EESW has created a cross-curricular STEM project to challenge teams of students to design, build and program their own smart micro-greenhouse. KS3 pupils develop new skills in coding to solve problems in order to effectively produce a food source within an urban environment. Pupils are encouraged to design and manufacturing their own micro-greenhouse, as well as producing a project report and presenting their final analysis. EESW staff and STEM Ambassadors from Cardiff University will provide support to pupils taking part. Tailored kits will be supplied by EESW to participating schools who may otherwise be unable to take part, providing an opportunity for schools across Wales. The Urban Farming Project draws on a variety of STEM skills but also looks at a blended learning approach, including learning in Geography, Science & Maths, to promote a wider teacher audience and participation.




This 'Urban Farming' workshop meets the progression steps for the curriculum for Wales 2022 in the following areas:


Areas of Learning and Experience
Progression Step Statement
Progression Steps

Science and Technology

Being curious and searching for answers is essential to understanding and predicting phenomena

I can identify questions that can be investigated scientifically and suggest suitable methods of inquiry.

I can research, devise and use suitable methods of inquiry to investigate my scientific questions.

I can select relevant scientific knowledge from a range of evidence sources to evaluate claims presented as scientific facts.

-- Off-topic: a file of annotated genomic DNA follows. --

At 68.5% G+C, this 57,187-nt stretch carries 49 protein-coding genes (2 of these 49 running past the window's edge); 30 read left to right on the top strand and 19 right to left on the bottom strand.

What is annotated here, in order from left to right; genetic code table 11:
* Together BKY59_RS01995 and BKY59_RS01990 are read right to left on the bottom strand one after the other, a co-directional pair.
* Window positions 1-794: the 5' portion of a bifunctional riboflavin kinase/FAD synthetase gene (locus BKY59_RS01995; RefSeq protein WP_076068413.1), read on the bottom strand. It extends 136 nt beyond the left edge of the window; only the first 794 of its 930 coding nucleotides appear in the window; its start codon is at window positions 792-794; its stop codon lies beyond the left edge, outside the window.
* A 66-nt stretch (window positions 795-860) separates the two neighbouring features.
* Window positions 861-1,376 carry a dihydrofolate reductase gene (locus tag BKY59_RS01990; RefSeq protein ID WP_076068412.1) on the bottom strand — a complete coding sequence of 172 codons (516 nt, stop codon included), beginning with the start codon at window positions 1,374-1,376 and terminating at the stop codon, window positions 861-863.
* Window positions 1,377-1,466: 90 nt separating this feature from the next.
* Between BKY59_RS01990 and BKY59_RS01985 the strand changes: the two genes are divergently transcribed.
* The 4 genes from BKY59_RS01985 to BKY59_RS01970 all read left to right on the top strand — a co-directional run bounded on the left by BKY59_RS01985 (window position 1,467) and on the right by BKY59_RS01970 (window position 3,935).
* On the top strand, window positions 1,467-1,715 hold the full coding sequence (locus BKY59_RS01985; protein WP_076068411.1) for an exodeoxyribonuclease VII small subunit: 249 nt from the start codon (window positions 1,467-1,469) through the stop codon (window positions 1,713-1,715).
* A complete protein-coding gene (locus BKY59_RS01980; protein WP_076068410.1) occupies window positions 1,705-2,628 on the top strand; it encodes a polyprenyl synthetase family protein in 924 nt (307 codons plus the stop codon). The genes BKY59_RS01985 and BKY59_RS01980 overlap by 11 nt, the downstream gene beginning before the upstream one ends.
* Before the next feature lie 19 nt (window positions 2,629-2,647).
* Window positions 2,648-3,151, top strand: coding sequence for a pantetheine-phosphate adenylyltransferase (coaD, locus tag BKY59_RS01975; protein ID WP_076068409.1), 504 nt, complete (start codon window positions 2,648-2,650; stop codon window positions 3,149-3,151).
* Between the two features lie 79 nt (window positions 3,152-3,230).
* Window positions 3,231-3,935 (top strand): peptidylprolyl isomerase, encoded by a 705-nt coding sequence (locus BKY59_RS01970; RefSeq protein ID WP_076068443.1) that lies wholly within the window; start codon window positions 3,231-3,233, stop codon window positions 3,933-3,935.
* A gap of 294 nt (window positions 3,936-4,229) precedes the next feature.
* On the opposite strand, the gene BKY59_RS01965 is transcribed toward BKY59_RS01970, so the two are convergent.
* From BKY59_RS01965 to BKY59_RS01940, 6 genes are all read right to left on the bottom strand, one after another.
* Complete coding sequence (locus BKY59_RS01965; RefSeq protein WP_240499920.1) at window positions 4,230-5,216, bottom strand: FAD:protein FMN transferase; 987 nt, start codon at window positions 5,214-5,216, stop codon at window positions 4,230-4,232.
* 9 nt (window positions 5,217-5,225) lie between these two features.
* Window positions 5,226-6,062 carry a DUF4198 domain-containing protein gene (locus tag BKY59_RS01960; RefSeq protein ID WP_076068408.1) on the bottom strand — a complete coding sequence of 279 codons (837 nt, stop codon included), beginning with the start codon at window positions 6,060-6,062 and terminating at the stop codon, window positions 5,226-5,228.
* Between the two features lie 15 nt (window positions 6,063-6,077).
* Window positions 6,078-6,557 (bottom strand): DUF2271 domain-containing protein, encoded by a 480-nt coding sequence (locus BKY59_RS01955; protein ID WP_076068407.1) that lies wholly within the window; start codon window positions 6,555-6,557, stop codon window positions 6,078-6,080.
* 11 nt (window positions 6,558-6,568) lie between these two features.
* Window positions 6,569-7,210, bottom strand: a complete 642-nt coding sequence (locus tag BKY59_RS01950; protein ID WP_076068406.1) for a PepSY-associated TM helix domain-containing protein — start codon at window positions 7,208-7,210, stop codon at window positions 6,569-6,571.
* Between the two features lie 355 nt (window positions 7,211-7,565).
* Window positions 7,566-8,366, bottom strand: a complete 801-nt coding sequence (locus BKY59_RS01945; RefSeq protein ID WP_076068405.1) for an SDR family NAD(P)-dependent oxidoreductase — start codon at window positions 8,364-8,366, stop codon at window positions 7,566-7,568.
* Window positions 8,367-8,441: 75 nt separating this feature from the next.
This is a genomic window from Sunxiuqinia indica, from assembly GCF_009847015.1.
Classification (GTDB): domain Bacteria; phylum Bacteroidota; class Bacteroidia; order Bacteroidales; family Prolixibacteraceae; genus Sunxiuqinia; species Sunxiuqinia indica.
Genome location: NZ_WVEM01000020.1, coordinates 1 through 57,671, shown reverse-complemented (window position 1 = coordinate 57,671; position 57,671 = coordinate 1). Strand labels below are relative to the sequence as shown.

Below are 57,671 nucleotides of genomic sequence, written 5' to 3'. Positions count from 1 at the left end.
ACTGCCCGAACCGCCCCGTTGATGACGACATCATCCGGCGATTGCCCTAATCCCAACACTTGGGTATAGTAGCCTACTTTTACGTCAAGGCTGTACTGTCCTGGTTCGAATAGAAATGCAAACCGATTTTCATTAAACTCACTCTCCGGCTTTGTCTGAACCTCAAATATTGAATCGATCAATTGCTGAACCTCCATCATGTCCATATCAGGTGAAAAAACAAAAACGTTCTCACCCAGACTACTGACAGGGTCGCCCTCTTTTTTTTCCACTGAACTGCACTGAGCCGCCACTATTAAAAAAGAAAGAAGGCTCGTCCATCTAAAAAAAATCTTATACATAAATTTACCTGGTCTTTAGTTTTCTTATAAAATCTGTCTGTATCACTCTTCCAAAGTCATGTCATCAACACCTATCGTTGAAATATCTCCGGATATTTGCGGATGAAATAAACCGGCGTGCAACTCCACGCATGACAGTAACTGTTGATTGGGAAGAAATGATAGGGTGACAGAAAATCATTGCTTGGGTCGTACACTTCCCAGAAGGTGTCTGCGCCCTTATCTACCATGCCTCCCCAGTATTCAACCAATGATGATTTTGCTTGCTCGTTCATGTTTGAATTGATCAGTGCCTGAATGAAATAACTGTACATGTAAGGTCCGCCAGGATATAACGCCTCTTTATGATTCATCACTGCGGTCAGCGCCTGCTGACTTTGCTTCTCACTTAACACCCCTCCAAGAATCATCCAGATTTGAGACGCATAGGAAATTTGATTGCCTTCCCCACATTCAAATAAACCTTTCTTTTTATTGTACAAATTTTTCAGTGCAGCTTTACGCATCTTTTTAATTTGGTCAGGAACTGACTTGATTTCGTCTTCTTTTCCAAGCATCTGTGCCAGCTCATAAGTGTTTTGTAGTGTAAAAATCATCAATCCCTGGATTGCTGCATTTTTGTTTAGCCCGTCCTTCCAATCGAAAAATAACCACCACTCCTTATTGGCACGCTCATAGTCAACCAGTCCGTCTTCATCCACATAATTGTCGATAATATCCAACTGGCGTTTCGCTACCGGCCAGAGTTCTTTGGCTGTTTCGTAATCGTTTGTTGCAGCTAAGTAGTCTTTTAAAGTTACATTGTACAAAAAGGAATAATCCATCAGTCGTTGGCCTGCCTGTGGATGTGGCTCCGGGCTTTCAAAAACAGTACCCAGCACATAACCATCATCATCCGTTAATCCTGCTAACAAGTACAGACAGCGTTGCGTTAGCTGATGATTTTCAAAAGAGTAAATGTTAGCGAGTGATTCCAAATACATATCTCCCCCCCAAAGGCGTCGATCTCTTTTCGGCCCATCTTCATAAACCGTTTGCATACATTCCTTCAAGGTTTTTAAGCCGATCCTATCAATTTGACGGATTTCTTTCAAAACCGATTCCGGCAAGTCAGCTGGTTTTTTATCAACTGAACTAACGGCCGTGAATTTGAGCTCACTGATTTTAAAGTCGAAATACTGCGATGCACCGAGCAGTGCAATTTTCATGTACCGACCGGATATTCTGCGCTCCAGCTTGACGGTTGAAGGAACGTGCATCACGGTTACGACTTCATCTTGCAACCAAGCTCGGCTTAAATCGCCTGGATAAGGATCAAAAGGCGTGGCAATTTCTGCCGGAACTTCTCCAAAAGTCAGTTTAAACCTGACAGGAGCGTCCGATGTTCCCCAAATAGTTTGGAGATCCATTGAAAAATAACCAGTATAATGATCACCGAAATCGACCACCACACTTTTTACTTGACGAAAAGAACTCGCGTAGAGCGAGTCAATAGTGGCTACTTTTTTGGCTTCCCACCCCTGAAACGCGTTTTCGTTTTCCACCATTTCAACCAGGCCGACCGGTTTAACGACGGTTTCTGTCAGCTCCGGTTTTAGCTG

I can understand how my actions and the actions of others impact on the environment and living things.

I can explain how the impact of our actions contribute to the changes in the environment and biodiversity.

Design thinking and engineering offer technical and creative ways to meet society’s needs and wants.

I can consider how my design proposals will solve problems and how this may affect the environment.

I can combine component parts, materials and processes to achieve functionality and improve the effectiveness of my outcomes.

I can investigate, evaluate, select and combine component parts, materials or processes to improve the functionality and effectiveness of my outcomes.

Computation is the foundation for our digital world.

I can use conditional statements to add control and decision-making to algorithms.

I can identify repeating patterns and use loops to make my algorithms more concise.

I can use sensors and actuators in systems that gather and process data about the systems’ environment.

I can select and use multiple sensors and actuators that allow computer systems to interact with the world around them.

I can design and create physical systems that use appropriate components and logic to complete tasks and achieve goals.



Mathematics and Numeracy

Statistics represent data, probability models chance, and both support informed inferences and decisions.

I can collect different types of data to answer a variety of questions that have been posed, demonstrating an understanding of the importance of collecting relevant data.